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UPSC Daily Current Affairs | Prelim Bits 21-06-2021

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June 21, 2021

World Investment Report 2021

  • The World Investment Report 2021 was released by the UN Conference on Trade and Development (UNCTAD).
  • India - The report says that India is the fifth largest recipient of Foreign Direct Investment (FDI) in the world.
  • In India, the FDI increased 27% to USD 64 billion (2020) from USD 51 billion (2019), due to the acquisitions in the Information and Communication Technology (ICT) industry.
  • The second wave of the COVID-19 in India weighs heavily on the country's overall economic activities but its strong fundamentals provide optimism for the medium term.
  • The report said that the investments from India may stabilise in 2021, supported by the country's resumption of free trade agreement (FTA) talks with the European Union (EU) and its strong investment in Africa.
  • Global - The global FDI flows have been severely hit by the pandemic and they plunged by 35% in 2020 to USD 1 trillion.
  • COVID-19 led lockdowns around the world slowed down existing investment projects and prospects of a recession led multinational enterprises (MNEs) to reassess new projects.
  • The pandemic boosted demand for digital infrastructure and services globally, which led to higher values of greenfield FDI project announcements targeting the ICT industry, rising by more than 22%.
  • Asian region - While some large economies in developing Asia like China and India recorded FDI growth in 2020, the rest recorded a contraction.
  • FDI outflows from South Asia fell 12% to USD 12 billion, driven by a drop in investment from India.
  • A wider resurgence of the virus in Asia could significantly lower global FDI in 2021, given that region's significant contribution to the total.
  • Signs of trade and industrial production recovering in the second half of 2020 provide a strong foundation for FDI growth in 2021.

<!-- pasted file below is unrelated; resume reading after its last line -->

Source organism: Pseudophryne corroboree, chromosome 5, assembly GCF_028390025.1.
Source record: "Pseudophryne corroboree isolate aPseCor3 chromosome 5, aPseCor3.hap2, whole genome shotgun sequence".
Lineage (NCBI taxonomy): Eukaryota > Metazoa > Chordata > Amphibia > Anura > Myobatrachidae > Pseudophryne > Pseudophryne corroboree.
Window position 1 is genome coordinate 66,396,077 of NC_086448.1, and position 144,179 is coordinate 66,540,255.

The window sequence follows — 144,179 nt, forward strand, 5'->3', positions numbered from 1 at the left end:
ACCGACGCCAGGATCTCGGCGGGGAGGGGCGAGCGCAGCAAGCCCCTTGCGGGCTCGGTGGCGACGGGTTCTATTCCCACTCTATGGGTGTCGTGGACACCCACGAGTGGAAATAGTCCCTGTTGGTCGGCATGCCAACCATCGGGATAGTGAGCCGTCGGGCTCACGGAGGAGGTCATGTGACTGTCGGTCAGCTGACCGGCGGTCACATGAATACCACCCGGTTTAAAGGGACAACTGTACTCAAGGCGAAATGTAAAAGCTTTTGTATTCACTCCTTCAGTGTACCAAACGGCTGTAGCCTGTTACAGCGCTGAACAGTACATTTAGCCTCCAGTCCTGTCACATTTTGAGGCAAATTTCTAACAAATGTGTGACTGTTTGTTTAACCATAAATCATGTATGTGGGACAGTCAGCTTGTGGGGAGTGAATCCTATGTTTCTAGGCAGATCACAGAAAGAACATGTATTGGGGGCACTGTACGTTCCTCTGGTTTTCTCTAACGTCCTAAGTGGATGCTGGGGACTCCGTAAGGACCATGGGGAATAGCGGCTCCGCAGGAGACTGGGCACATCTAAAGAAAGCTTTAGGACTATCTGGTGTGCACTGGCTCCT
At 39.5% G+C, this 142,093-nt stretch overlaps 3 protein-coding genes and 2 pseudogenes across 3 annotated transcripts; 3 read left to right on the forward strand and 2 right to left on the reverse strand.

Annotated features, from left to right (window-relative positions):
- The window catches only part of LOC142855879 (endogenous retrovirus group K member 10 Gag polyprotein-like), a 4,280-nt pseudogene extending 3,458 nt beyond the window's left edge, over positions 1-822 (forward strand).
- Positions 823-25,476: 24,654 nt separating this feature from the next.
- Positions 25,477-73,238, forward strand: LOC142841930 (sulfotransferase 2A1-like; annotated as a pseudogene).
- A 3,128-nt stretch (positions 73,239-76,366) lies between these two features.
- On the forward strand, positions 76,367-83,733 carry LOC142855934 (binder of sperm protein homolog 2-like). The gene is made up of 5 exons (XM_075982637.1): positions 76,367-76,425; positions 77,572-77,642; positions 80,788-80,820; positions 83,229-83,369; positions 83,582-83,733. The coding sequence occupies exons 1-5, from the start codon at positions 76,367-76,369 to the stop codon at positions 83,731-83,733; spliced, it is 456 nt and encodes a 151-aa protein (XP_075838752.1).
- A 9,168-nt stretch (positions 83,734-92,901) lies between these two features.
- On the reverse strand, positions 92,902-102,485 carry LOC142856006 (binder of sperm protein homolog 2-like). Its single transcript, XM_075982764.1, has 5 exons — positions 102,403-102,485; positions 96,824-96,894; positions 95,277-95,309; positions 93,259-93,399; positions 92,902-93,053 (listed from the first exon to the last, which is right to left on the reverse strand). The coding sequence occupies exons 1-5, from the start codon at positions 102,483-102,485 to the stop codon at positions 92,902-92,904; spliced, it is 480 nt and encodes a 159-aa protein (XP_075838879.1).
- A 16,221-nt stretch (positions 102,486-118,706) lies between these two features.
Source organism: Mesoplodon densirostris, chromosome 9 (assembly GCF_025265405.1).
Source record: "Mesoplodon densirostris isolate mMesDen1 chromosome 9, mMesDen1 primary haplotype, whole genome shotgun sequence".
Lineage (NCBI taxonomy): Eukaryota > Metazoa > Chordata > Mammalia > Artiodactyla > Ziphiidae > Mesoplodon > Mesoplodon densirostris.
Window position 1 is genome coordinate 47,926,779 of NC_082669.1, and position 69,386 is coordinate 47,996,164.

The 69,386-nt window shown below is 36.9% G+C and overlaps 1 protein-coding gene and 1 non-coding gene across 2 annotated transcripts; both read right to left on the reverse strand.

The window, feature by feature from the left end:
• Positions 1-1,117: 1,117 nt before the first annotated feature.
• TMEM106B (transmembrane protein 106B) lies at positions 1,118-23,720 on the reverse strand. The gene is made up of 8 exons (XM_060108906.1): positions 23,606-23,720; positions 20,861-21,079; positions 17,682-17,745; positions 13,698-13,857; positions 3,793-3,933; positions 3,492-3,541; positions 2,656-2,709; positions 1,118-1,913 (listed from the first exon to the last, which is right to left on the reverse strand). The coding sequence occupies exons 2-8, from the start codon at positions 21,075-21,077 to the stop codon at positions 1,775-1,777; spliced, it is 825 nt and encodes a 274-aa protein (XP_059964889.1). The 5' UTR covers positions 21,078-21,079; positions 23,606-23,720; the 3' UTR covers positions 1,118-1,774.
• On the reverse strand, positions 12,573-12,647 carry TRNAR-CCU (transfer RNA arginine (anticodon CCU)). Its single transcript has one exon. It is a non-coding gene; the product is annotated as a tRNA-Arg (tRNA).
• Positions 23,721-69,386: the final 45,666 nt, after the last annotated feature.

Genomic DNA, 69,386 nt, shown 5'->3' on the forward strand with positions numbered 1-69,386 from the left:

• A bill to establish Juneteenth National Independence Day received bipartisan support in both houses of the US Congress, and now needs to be approved by the White House to become law.
  • Juneteenth - the portmanteau of June and nineteenth - is the oldest nationally celebrated commemoration of the ending of slavery in the US after the American Civil War (1861-65), observed on June 19 every year.
  • It is also known as Emancipation Day or Juneteenth Independence Day.
  • At present, Juneteenth is recognised as a holiday in 47 US states and the District of Columbia.
  • On January 1, 1863, then-president Abraham Lincoln issued the Emancipation Proclamation, which declared that all persons held as slaves within the states in rebellion are, and henceforward shall be free.
  • Even so, more than two years after Lincoln’s proclamation, many slave owners continued to hold their slaves captive.

Monoclonal Antibodies

  • A study has shown that the experimental monoclonal antibody cocktail, REGEN-COV2, has been found to be a life-saving treatment for some of the most severely affected Covid-19 patients.
  • To fight a viral infection, our bodies create proteins known as antibodies.
  • Monoclonal antibodies are artificial antibodies that mimic the activity of our immune systems.